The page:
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Technical Thematic Report No. 3. - Guidance for the preparation of ESTR products – Land classification scheme for the ecosystem status and trends report

Other Land Cover/Vegetation Classifications

This section outlines other national classification schemes or legends that were not used directly in national land cover analyses produced for ESTR but are still relevant for consideration in an overall land cover classification scheme for use in ESTR reports.

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Canadian Wetland Classification System

The Canadian Wetland Classification System (National Wetlands Working Group, 1997) has three levels:

  1. Wetland Class: distinguished based on “properties of the wetland that reflect the overall genetic origin of the wetland and the nature of the environment” (Bog, Fen, Swamp, Marsh, or Shallow Water).
  2. Wetland Form: “Subdivisions of each class based on surface morphology, surface pattern, water type, and morphology characteristics of underlying mineral soil” (for example, Blanket Bog, Basin Bog, Collapse Scar Bog).
  3. Wetland Type: “Subdivisions of Wetland Form and Subform based on the physiognomic characteristics of the vegetation communities” (for example, Forb, Graminoid). Wetland types can apply to more than one class.

As discussed above, wetlands in the NFI can be differentiated by land cover and vegetation type which corresponds directly with the third level of the Wetland Classification System (Wetland Type, Table 3); however, differentiation between Wetland Classes and Forms is not always possible for NFI data (Table 4). Wetland Classes may correspond to a number of NFIwetland polygons. Generally, the Canadian Wetland Classification System classifies wetlands in finer detail than is necessary for the purposes of ESTR.

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Canadian National Vegetation Classification

The Canadian component of the International Vegetation Classification, the Canadian National Vegetation Classification was launched in 1998. Development of the Canadian National Vegetation Classification system is ongoing and is based on the revised version of the FGDC-NVCS (which was not yet implemented in the U.S. at the time of writing this paper). At the time of writing, work was completed on defining the broadest level classification and was ongoing at the association level for forests and woodlands through the Canadian Forest Ecosystem Classification of the Canadian Forest Service (see Table 5). The divisions within the rest of the hierarchy had not been determined and formalized.

Table 5. Status of categorization for the Canadian National Vegetation Classification hierarchy.
LevelStatus of Categorization
Upper Levels (based primarily on physiognomy)
Formation ClassPredefined in to 5 growth form units: mesomorphic , xeromorphic, cryomorphic , lithomorphic, and hydromorphic
Formation SubclassNot categorized at time of writing
FormationNot categorized at time of writing
Mid levels (based on both floristics and physiognomy)
DivisionNot categorized at time of writing
MacrogroupNot categorized at time of writing
GroupNot categorized at time of writing
Lower levels (based primarily on floristics)
AllianceNot categorized at time of writing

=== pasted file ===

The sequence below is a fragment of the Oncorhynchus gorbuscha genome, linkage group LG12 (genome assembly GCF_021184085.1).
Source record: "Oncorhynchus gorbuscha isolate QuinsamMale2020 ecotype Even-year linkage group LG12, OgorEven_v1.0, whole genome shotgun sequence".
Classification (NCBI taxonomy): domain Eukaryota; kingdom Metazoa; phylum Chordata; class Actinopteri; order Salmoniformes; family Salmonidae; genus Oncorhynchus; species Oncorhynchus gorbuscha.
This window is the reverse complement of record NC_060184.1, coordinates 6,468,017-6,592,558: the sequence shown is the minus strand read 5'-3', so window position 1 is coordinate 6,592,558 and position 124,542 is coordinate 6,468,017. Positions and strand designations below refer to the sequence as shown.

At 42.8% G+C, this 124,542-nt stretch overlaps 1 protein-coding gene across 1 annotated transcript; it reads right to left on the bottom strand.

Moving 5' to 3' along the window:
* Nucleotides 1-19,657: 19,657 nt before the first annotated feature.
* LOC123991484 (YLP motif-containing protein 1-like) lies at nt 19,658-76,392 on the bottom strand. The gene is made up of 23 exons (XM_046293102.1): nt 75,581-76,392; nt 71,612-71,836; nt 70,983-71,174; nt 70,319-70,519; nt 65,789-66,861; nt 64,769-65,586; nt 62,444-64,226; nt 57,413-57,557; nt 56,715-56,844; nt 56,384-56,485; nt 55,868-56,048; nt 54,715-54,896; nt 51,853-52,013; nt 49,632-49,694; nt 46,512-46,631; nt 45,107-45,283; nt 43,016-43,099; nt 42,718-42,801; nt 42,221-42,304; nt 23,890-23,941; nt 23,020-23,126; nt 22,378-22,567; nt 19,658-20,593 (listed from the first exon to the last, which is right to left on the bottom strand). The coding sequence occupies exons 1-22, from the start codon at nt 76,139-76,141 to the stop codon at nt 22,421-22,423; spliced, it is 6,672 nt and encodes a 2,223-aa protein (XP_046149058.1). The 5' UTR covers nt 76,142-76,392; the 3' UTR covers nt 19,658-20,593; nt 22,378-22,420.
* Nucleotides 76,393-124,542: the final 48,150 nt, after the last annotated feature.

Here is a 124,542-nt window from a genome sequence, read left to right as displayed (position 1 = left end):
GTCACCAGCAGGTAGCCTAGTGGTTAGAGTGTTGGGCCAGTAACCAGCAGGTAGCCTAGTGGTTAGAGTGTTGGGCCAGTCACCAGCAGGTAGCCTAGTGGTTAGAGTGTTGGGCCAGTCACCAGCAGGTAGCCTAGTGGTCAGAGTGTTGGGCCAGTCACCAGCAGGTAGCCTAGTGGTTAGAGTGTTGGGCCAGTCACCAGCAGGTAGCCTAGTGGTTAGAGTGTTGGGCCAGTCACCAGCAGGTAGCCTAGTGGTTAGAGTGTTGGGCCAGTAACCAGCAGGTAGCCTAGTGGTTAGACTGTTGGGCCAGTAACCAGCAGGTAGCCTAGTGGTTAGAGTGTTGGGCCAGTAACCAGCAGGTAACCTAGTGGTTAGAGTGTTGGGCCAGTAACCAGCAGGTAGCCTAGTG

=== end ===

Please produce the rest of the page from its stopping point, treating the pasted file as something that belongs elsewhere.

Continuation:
AssociationWork underway categorizing forest and woodland associations through the Canadian Forest Ecosystem Classification

Source: Baldwin (2008, pers. comm.). For current information, go to

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National Land and Water Information Service

The National Land and Water Information Service (NLWIS) is an internet-service being developed by Agriculture and Agri-Food Canada in close collaboration with other federal departments, provincial, territorial and municipal governments, producer and industry groups, and academic institutions to provide easy access to agri-environmental information, including land use, soil, water, climate, and biodiversity (Agriculture and Agri-food Canada, 2008). At the time of writing, NLWIS has completed Phase 1 of 4, and was due to be complete in 2009.12

Land cover classes provided through NLWIS for agricultural land for the year 2000 were:

  1. Water bodies
  2. Exposed land
  3. Developed or built-up land
  4. Shrubland
  5. Wetland
  6. Native grassland
  7. Annual crops
  8. Perennial cropland and pasture
  9. Coniferous forest
  10. Deciduous forest
  11. Mixed forest

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Earth Observation for Sustainable Development of Forests

The Earth Observation for Sustainable Development (EOSD) of Forests is a Canadian Forest Services project in partnership with the Canadian Space Agency aimed at mapping Canada’s forested land cover using satellite imagery. A map of the land cover of Canada’s forested ecozones (all except for the three arctic ecozones, the prairies, and the mixedwood plains) circa 2000  has been produced based on landsat data as part of this project (Wulder et al., 2008). The legend used for the EOSD was developed to work with the NFI Land Cover Classification Scheme (see page 6), and is considered a closed legend which aims to be applicable throughout Canada for a breadth of different land cover products (Wulder and Nelson, 2003).

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Millennium Ecosystem Assessment

In Volume 1 of The Millennium Ecosystem Assessment (2005), ten reporting units are used. These units are referred to as “systems” as opposed to “ecosystems” and they are:

  1. Marine
  2. Coastal
  3. Inland water
  4. Forest and woodland
  5. Dryland
  6. Island
  7. Mountain
  8. Polar
  9. Cultivated
  10. Urban

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Footnote 12

NLWIS was completed in March 2009 and has turned into an ongoing service known as Agri-Geomatics.

Return to footnote 12